For many families, back to school looks a lot different this year. All-virtual or partially virtual classroom setups have led to an increased reliance on mobile apps for student- and parent-teacher collaboration. In the U.S., K-12 schools that are reopening must comply with CDC guidelines to limit the spread of coronavirus, including properly notifying families of potential exposure, checking temperatures, and tracing COVID-19 cases.
With the constantly evolving status of regional coronavirus cases, most schools have been scrambling to implement new back-to-school models. In many cases, schools are opting for a fully remote or hybrid learning model. According to a survey conducted by Education Week Research, 9 in 10 district leaders say that they plan to implement some form of remote learning this school year. This means that there will be an increased reliance on education technology, including mobile apps. Additionally, some schools are requiring parents or guardians to take and report students’ temperatures daily via mobile applications.
With the need to act quickly and be nimble, many academic institutions are leveraging third-party mobile apps and may not have the expertise or time to evaluate the security of the mobile apps.
The issue of mobile app security is particularly important when dealing with children’s data, including personally identifiable information (PII) and educational records. For academic institutions that are relying more heavily on mobile apps this year, there are three key security tips to keep in mind.
District-mandated security awareness training for staff, students, and parents should be a key consideration during the first half of the school year. This training can inform people on how to properly use mobile apps and online services.
Some best practices that should be part of security awareness training include using two-factor authentication to protect accounts and avoiding password reuse. According to Google, 65% of people reuse passwords across sites, which can increase the likelihood of a security breach.
Parents, students and schools should also be educated on and on the lookout for phishing and social engineering attacks, where hackers use legitimate-looking communications via email, SMS/text, or other channels to infiltrate accounts.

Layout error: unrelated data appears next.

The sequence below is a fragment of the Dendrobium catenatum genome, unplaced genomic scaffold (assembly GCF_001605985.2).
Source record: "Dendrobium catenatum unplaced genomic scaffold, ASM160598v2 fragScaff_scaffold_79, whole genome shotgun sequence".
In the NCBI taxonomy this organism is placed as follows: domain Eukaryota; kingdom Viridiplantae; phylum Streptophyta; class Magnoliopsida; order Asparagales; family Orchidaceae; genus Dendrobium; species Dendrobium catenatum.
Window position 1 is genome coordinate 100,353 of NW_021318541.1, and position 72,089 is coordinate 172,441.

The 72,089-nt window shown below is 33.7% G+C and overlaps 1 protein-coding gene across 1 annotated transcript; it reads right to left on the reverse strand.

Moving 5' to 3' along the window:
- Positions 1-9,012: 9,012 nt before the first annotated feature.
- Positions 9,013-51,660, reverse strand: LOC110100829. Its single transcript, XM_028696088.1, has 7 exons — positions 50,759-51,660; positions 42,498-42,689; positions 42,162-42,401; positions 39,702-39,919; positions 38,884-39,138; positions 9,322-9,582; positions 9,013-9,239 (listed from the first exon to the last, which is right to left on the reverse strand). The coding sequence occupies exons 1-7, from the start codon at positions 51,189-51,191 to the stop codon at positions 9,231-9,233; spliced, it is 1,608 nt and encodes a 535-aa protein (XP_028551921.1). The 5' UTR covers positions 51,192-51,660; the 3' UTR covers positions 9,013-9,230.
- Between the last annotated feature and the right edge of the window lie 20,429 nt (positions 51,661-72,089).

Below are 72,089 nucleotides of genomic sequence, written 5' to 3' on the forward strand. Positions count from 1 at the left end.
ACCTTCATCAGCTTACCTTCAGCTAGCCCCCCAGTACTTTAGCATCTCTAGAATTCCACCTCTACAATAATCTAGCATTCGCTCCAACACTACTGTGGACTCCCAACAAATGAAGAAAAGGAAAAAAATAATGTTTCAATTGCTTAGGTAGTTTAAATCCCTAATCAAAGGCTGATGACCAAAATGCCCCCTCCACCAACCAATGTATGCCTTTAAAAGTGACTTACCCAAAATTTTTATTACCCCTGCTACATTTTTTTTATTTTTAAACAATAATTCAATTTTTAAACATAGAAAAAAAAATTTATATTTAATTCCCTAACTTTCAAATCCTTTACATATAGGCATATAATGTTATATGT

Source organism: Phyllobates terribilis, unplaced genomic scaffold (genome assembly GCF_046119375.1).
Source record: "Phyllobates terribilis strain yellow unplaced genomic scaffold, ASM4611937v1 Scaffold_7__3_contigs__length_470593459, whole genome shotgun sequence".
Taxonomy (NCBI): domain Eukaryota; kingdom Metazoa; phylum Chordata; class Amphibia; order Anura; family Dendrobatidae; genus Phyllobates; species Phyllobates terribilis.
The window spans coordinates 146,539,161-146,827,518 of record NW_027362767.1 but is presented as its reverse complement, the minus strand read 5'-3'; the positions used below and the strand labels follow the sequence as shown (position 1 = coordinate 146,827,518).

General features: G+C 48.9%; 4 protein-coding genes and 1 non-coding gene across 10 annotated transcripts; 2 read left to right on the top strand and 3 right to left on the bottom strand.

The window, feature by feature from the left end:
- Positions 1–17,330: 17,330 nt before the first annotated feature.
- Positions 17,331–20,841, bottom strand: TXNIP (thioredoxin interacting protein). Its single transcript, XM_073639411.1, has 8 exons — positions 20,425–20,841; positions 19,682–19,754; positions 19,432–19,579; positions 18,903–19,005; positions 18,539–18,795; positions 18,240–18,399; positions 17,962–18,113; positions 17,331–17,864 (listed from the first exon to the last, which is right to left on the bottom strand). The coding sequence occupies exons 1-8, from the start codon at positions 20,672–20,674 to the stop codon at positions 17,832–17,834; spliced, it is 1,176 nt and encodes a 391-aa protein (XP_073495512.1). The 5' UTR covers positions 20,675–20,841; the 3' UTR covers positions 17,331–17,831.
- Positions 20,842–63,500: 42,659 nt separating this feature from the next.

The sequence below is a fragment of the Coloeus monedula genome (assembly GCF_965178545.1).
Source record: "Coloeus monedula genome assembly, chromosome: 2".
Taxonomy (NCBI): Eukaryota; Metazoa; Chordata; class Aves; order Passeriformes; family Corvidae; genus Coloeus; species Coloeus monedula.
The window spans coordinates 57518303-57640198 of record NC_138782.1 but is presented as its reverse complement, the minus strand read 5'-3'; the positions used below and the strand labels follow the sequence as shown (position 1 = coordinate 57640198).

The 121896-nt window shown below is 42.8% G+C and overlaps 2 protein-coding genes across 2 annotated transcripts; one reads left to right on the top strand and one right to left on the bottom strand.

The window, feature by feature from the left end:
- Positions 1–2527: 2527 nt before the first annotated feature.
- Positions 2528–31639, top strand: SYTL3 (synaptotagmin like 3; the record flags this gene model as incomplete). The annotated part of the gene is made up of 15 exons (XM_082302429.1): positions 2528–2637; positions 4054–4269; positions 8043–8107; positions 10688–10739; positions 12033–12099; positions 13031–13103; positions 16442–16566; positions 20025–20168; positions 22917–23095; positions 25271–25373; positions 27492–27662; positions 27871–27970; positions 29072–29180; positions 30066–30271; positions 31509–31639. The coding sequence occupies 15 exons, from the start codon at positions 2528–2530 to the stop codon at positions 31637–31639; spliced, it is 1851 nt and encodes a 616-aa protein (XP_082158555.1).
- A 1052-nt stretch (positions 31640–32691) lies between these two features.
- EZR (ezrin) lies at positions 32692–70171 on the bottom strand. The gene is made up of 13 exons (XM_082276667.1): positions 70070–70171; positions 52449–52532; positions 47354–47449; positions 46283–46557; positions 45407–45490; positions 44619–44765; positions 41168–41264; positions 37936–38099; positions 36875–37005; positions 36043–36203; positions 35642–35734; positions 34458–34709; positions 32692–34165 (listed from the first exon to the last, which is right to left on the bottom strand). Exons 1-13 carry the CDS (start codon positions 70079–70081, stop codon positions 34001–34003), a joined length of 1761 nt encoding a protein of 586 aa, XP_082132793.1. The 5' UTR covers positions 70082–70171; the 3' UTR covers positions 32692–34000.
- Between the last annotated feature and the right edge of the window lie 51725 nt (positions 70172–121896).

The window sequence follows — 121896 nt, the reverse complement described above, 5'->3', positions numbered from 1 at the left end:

Certain mobile applications can trigger potential violations to children’s data privacy regulations, such as the Family Educational Rights and Privacy Act (FERPA) and the Children’s Online Privacy Protection Act (COPPA) in the U.S. FERPA pertains to how schools can share a student’s educational records and PII, while COPPA gives parents control over what information third-party sites and apps can collect from their children. In addition, health-tracking apps should comply with healthcare-specific privacy regulations, such as the Health Insurance Portability and Accountability Act (HIPAA).
While schools already may be aware of regulations like these, they may not know how implementing certain technologies will impact their compliance. For example, video conferencing tools used to broadcast classes can introduce privacy risks. If these tools are not designed for K-12 classrooms (and in some cases, even when they are), the provider may not be in compliance with regulatory requirements. Enterprise accounts are not specifically set up to protect student data privacy.
Moreover, as we saw earlier in the year with Zoom’s security concerns, some solutions weren’t prepared for the surge in popularity during the pandemic. Fortunately, there are many new resources to help inform classrooms about how to avoid compliance risks.
Privacy concerns apply not only to video conferencing, but also to many other types of collaboration tools and contact tracing apps. A recent report from Guardsquare showed that most government-sponsored COVID-19 contact tracing apps were insecure and risked exposing sensitive, private user data. To avoid similar concerns, districts should verify the security of mobile apps to ensure student privacy and data security (more on this in a moment).
Malicious actors can spot an insecure app relatively easily within the iOS and Android app marketplaces and target it for various attacks. Therefore, it’s important to make sure that applications are vetted by internal security teams or external security consultants to ensure that they comply with mobile security standards. (If internal resources are lean, one good resource to find security experts is the International Association of Professional Security Consultants.)
Teams can use existing security frameworks such as those provided by the Open Web Security Project (OWASP) for this vetting process. OWASP’s Mobile Top 10 checklist is a great resource for evaluating apps for the most critical security issues and making sure they’re addressed. The list contains issues related to secure transmission and storage of data, as well as targeted attacks on mobile apps.
While the entire list (M1-M10) should be viewed and addressed, sections M8 and M9 may be effectively addressed by integrating layers of protection into the code of the application to shield it against threats at all times. This includes a combination of code hardening and runtime application self-protection (RASP) techniques which are used to protect apps against reverse engineering and tampering.
These precautions should be taken by schools if they are developing their own mobile applications, or (more commonly) schools can ask their mobile app vendors to show proof of security and privacy protections, then verify this with a security consultant.